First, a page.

Today I had spiritual direction in Terre Haute with Msgr. Larry Moran who is the chaplain for the Carmelite Convent in Terre Haute. Before spiritual direction I had Mass, and I noticed something that I had never thought of before about the Church and women.
The first reading for today's Mass was Adam and Eve - "Why did you sin Adam? Because the woman gave it to me...etc." Saturdays have also had a long tradition in the Church of celebrating a votive Mass in honor of our Blessed Mother, and today the sisters at Carmel chose to do just that. Certainly Eve and Mary have been linked from the time of the New Testament and the early Church, where Mary was often referred to as the "New Eve." Just as sin entered the world through Eve, Mary allowed the Grace which defeated that sin to enter into the world.
Another link jumped out at me today between Eve and Mary, especially celebrating Mass this morning with the cloistered (never leave the grounds) and fully habited (everything but their face is covered) sisters at Mount Carmel. The passage from Genesis is often used by anti-Christian rhetoricists to make the claim that the Church hates women because women are blamed from the beginning with being the vehicle through which temptation enters the world. Blaming Eve for the fall is held up as evidence along side the prohibition against ordaining women, the "wives be subject to your husbands" from Ephesians 5, and other supposedly damning evidence to seal the fate of the Church as the historical keeper of the flame of misogyny.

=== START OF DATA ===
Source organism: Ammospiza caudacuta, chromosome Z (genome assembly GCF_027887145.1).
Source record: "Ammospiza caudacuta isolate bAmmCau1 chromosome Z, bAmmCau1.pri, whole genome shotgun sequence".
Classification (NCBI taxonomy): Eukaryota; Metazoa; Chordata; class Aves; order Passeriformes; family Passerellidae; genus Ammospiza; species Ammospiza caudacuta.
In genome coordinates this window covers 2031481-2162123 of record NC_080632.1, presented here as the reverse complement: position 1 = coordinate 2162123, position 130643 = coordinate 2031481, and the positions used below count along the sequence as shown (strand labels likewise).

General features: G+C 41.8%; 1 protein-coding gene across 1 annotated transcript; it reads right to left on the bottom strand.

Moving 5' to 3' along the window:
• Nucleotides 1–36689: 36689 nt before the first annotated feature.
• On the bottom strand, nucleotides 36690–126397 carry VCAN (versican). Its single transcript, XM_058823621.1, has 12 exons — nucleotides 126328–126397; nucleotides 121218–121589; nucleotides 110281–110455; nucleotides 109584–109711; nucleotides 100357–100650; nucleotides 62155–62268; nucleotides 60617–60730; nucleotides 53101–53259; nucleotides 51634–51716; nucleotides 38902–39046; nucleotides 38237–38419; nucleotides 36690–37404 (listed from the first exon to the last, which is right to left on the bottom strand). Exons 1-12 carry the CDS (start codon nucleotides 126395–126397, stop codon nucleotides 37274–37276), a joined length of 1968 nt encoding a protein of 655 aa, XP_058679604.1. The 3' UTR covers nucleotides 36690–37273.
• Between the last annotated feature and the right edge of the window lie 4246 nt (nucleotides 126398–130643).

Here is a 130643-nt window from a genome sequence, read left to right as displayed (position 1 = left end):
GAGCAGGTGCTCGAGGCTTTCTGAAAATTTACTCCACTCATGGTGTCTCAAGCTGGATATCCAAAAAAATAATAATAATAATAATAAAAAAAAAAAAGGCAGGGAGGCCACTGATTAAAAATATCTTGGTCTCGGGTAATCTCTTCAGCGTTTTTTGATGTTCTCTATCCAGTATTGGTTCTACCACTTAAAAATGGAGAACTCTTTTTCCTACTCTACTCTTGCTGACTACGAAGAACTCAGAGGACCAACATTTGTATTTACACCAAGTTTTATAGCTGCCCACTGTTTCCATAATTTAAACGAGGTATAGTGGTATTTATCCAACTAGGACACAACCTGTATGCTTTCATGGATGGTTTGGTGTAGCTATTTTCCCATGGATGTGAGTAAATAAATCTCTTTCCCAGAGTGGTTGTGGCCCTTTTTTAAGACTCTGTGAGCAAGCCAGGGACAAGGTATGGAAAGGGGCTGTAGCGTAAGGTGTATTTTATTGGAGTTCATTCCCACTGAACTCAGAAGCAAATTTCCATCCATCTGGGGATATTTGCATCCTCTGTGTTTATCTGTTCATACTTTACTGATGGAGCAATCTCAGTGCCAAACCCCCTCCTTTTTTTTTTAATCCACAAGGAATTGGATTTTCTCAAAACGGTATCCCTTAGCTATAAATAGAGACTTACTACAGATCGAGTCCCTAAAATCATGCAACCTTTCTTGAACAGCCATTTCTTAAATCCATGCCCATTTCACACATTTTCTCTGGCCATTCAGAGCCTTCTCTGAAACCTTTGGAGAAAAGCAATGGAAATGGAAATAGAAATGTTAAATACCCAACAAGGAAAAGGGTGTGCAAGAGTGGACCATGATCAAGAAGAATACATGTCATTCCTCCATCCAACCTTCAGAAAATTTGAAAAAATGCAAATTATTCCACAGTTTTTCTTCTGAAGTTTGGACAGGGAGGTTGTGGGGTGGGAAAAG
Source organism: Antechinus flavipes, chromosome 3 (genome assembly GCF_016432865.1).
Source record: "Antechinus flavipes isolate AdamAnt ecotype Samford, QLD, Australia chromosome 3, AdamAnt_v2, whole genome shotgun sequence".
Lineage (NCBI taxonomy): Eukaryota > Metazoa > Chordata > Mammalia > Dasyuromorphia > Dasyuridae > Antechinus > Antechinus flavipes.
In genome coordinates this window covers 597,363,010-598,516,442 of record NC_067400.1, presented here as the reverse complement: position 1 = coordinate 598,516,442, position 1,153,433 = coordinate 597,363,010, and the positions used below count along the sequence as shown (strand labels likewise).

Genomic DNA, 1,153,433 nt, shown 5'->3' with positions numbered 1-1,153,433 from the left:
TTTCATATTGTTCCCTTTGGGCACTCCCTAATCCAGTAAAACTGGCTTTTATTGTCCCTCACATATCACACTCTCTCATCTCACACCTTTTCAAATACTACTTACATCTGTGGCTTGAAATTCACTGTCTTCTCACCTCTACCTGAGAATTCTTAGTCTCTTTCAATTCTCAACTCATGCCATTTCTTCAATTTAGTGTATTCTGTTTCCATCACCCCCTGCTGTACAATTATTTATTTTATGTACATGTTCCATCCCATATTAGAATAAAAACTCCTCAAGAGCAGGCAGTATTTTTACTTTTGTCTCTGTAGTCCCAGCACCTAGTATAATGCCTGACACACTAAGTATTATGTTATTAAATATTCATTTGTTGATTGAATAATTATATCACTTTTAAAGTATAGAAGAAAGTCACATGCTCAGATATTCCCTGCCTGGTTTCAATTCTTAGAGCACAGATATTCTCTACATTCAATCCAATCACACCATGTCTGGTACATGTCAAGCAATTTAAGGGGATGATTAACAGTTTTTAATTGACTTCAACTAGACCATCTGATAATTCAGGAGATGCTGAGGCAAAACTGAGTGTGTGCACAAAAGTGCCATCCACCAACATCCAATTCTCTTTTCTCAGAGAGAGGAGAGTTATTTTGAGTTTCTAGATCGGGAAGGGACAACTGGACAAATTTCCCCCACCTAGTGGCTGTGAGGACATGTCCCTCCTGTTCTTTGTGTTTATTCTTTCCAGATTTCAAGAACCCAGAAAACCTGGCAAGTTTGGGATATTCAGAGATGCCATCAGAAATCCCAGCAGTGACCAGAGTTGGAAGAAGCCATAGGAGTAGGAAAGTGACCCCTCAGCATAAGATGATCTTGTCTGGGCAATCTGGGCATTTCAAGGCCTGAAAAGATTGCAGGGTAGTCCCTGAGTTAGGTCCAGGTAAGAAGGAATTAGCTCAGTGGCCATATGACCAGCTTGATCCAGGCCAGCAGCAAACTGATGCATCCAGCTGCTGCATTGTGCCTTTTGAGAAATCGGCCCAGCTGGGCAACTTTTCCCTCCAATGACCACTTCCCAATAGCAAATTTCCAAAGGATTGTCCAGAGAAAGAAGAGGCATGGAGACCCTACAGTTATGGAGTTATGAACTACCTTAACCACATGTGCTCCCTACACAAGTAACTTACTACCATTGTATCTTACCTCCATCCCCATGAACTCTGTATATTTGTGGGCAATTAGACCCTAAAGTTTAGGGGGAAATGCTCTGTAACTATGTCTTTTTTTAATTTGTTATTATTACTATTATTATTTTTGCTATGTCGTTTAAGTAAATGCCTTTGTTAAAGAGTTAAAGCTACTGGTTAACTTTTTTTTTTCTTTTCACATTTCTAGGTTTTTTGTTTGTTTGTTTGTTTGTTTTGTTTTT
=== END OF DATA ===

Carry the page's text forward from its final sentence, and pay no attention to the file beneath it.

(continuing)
The irony here is that the same people who often paint the picture of the Church as haters of women often turn around and accuse the Church of WORSHIPING a woman, of holding a woman in TOO lofty a position. How can both be true at the same time?
A nice and succinct article on whether or not the Church hates women can be found by clicking here. There is an especially nice quote in the article from historian Henry Chadwick:
"Christianity seems to have been especially successful among women. It was often through the wives that it penetrated the upper classes of society in the first instance. Christians believed in the equality of men and women before God and found in the New Testament commands that husbands should treat their wives with such consideration and love as Christ manifested for his Church. Christian teaching about the sanctity of marriage offered a powerful safeguard to married women (Henry Chadwick, The Early Church, Penguin, 58–59)."
The Church has a lot to say about the dignity of women with John Paul II taking the definite lead in that area. His Apostolic Letter Mulieris Dignitatem (the Dignity of Women - click here to read) is an AWESOME read - and would make great reflection for a retreat.